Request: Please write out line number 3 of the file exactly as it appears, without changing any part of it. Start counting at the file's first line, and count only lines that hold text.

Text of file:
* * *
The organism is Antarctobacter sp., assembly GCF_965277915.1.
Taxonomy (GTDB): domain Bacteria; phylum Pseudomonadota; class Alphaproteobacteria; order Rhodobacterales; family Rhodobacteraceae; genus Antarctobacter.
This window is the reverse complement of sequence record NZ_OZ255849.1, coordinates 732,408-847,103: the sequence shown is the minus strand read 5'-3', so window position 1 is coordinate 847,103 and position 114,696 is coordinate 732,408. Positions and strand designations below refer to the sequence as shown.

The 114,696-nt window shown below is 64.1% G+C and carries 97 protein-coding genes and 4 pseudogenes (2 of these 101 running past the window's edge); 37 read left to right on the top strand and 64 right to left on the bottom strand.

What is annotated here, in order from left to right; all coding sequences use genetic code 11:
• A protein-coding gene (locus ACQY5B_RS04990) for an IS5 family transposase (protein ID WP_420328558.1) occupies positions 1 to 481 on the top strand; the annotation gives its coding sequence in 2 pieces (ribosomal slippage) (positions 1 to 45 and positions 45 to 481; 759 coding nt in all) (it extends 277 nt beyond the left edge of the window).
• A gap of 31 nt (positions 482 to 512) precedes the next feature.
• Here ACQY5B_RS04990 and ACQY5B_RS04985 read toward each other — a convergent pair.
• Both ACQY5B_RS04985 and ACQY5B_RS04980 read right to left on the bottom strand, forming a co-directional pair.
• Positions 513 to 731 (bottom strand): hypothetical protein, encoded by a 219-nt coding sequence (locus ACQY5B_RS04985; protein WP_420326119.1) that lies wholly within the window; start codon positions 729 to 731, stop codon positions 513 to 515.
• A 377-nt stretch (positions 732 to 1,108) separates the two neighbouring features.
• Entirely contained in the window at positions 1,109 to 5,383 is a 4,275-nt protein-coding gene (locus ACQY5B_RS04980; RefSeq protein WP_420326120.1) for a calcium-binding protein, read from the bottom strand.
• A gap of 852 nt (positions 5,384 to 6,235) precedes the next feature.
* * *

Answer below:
This window is the reverse complement of sequence record NZ_OZ255849.1, coordinates 732,408-847,103: the sequence shown is the minus strand read 5'-3', so window position 1 is coordinate 847,103 and position 114,696 is coordinate 732,408. Positions and strand designations below refer to the sequence as shown.